We’re Back! Picture It #4

By Elizabeth

We’re back! Finally. It has taken us a long time to get here. A month to be precise. Well, actually, it only took us one extra day to get home, thanks to this fuel crisis, but it has taken us a month to work our way back into some sort of normal. However, the world of our little family is changing drastically again this week as Q starts school at our neighborhood school. He’s going to love spending so much time with his neighborhood friends and some friends from church too.

Since pictures say it best, every now and then we sum up our day-to-day life during this season in five pictures and five pictures only. Right now, it looks something like this. You can see our previous picture summaries herehere, and here.

 

Home Assignment: Wrapping Up

By Elizabeth

We’re wrapping up–Home Assignment, that is. I was prepared to write a Home Assignment update post last week, but in the face of massive fires in the Western US, hurricane recovery in Texas, hurricane Irma in the Caribbean and Florida, and a massive earthquake in Mexico, I felt like there were more important things in people’s news feeds. All this, plus equally difficult climate and political situations across the globe certainly puts many things into perspective.

So, this Home Assignment update comes with a sense of immense gratitude. Life is good. Our loved ones are safe and dry and warm and calm. In just a week, we’ll be en-route to New Zealand, so we’re soaking up the last few days of State-side adventures and sunshine. Can you believe it? There’s a certain slow-fastness, or perhaps a speedy-length, to a season when you’re totally out of your normal routine. Our lives have been so full in some of the best possible ways—full of story-telling and neck-hugging and grandparent-spoiling and friend-making and road-tripping and blessing-celebrating.

In the midst of all of that, we’re hoping our kiwi people and our dog haven’t forgotten us. We know their lives have been just as full as ours (dog included)—just in the completely different ways of the normal life of the end of winter on the Southern Hemisphere. On the other hand, we’re positive it has only been a minute since we said, “See ya later.”

This past week, we got to spend some of the sweetest moments with my home church, Shawnee Church of the Nazarene. It’s the church responsible for my formation as a baby, child, teenager, and young adult. It’s also just the kind of church that understands the importance of engaging intentionally in the global mission of the church. It’s really beautiful to be a part of a body—even if you’ve been serving elsewhere for many years— and to feel sent and affirmed and supported and loved and championed by that body. Together, we got to celebrate a long history and a beautiful future of supporting, nurturing, shaping, and engaging in the work of missionaries from around the world. Indeed, we are a blessed people to be a part of something so much bigger than any one church, one culture, or one country.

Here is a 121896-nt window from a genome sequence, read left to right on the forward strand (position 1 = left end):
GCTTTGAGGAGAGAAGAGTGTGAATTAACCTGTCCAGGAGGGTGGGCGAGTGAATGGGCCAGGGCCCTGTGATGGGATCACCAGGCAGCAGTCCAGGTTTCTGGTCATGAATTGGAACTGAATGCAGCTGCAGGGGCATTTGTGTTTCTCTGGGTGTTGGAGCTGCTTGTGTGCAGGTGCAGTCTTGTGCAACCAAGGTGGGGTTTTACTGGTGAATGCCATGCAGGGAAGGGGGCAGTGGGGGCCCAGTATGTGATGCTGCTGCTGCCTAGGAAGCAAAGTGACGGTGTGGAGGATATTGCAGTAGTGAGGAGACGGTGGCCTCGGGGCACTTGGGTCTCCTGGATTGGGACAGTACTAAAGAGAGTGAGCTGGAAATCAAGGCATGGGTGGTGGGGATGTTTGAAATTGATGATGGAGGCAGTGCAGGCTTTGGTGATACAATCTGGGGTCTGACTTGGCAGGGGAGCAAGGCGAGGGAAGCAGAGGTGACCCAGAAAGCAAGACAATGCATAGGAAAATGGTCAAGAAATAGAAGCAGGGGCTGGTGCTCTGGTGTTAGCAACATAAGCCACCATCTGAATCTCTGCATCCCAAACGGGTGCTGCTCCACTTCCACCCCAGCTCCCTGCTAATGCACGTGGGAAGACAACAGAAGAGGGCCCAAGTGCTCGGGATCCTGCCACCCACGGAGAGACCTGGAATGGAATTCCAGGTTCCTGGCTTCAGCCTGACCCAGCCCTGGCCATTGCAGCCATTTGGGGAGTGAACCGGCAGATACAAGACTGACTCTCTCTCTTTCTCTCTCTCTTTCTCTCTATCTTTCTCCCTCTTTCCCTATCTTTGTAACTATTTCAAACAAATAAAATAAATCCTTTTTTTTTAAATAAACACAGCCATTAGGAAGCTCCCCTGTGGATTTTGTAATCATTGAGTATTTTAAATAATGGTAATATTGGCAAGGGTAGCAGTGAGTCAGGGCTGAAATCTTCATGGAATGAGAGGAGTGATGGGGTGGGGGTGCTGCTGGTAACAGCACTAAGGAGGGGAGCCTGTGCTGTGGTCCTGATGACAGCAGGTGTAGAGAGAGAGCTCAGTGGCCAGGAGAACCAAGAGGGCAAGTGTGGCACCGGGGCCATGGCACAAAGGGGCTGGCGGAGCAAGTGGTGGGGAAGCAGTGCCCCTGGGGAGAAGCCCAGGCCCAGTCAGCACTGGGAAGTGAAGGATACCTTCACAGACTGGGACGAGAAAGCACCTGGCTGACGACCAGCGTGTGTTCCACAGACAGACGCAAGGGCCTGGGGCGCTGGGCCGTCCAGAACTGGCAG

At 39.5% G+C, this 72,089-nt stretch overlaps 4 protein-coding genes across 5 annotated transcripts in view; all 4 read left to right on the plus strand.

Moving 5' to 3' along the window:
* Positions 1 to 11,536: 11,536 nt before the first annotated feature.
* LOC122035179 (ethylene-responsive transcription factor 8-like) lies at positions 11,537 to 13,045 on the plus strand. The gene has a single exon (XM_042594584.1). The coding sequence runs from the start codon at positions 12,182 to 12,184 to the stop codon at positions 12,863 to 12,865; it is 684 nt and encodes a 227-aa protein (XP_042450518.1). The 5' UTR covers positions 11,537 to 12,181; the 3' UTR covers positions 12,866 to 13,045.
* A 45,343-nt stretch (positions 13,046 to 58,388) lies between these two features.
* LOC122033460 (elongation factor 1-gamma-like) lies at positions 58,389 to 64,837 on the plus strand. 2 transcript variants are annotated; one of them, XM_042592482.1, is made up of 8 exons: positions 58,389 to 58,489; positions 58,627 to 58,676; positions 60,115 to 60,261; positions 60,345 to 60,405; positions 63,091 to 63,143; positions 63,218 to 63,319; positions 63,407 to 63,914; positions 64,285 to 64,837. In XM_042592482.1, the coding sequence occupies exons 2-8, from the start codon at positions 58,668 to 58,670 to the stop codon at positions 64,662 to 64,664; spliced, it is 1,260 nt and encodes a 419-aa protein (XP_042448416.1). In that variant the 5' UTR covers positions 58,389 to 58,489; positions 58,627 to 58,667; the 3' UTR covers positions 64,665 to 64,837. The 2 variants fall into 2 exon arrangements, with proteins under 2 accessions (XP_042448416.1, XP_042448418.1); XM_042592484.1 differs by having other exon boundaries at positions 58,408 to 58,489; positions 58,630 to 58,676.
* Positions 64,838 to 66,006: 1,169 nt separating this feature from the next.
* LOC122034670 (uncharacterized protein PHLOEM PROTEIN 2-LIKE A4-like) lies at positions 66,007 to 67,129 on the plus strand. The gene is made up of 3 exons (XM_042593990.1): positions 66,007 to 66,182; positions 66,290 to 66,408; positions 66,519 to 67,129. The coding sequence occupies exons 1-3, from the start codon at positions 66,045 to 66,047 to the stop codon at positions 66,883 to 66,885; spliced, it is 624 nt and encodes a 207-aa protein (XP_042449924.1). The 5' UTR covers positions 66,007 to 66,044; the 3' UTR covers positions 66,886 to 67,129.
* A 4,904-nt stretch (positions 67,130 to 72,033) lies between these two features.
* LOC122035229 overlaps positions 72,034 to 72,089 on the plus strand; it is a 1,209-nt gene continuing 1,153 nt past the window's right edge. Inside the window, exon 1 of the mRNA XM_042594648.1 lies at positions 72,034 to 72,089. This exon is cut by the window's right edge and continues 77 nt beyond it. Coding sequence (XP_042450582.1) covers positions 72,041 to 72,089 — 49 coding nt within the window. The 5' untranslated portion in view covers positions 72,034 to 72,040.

We’ll get to hang out with one last super-awesome church this coming weekend. In the meantime, the pictures are worth 1,000 words.

 

The end of Home Assignment stats look at bit like this:

On the Odometer:  5,095 miles (8,200 km)

Note: This already includes the 13 hour drive from Kansas City to New Mexico that we’re anticipating on Monday, but HOLY MOLY… We will have accumulated over 5,000 miles, folks! It’s the length of New Zealand about four times over. 

On the Road: 75 hours

On our Plates: More Mexican food, and we’re anticipating Kansas City BBQ tomorrow night!! Hooray!! In our bowls: Blue Bunny Ice Cream (it’s simply the best) with chocolate chips sprinkled on top.

On our Minds: New Zealand, you’re on our minds! We’ll see you very soon.

 

Home Assignment, Weeks 3 & 4

By Elizabeth

We have a system in our family. Jaron drives. I ride. We’re both happy this way. Over the past couple of weeks, we’ve had lots of time in this mode. We spend our hours cruising down the highways in a truck (ute) switching between the radio and podcasts like Revisionist History, Tell Me Something I Don’t Know, and Planet Money, among others. We listen until a conversation spontaneously erupts, pause momentarily, then hit play again. It’s a great way to pass the hours driving across big states with wide open spaces.